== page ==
Body Dysmorphic Disorder and Suicide

by Ryan Halvorson on Nov 01, 2006

According to a report in the July issue of the American Journal of Psychiatry (2006; 163, 1280–82), persons suffering from body dysmorphic disorder (BDD) are 45 times more likely to commit suicide than nonsufferers. BDD causes individuals to become obsessed with their appearance and to develop a distorted self-image.

Researchers studied 185 subjects over 4 years and found that, during each year, 58% considered suicide and 2.6% actually attempted to kill themselves (two participants were successful). “The good news is that there are two forms of treatment [antidepressant medication and cognitive behavior therapy] that seem to be helpful with this disorder,” said study co-author Katherine A. Phillips, as reported by Reuters. “This just underscores the importance of recognizing this illness and recognizing that it’s a severe illness that can potentially respond very well to mental health treatment.”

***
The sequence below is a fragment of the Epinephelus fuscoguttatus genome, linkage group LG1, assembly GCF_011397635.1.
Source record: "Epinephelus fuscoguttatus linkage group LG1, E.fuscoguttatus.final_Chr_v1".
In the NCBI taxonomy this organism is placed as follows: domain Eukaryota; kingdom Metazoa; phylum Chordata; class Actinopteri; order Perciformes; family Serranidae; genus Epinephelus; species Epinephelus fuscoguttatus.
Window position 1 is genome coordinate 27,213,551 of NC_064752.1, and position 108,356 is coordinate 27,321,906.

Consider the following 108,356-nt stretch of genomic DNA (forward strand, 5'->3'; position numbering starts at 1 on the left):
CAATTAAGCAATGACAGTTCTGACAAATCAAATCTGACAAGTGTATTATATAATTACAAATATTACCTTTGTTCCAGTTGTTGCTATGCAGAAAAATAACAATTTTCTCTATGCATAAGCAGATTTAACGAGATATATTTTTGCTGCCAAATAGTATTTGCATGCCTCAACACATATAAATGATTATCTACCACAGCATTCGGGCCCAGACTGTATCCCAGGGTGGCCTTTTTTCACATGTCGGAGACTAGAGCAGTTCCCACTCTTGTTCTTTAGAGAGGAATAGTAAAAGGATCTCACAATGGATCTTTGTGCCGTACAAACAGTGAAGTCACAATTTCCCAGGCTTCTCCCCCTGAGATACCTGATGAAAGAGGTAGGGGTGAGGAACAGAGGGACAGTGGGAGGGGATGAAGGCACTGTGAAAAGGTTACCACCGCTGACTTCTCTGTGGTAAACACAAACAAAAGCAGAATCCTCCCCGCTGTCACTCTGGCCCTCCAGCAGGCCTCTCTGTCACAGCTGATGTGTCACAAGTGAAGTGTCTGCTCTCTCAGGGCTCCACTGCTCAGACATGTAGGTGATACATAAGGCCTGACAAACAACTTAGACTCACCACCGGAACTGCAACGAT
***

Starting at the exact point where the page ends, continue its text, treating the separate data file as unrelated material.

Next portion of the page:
—Ryan Halvorson

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About the Author

Ryan Halvorson

Ryan Halvorson IDEA Author/Presenter

Ryan Halvorson is the publications assistant for IDEA Health & Fitness Association. He is a speaker and regular contributor to health and fitness publications and a certified personal trainer.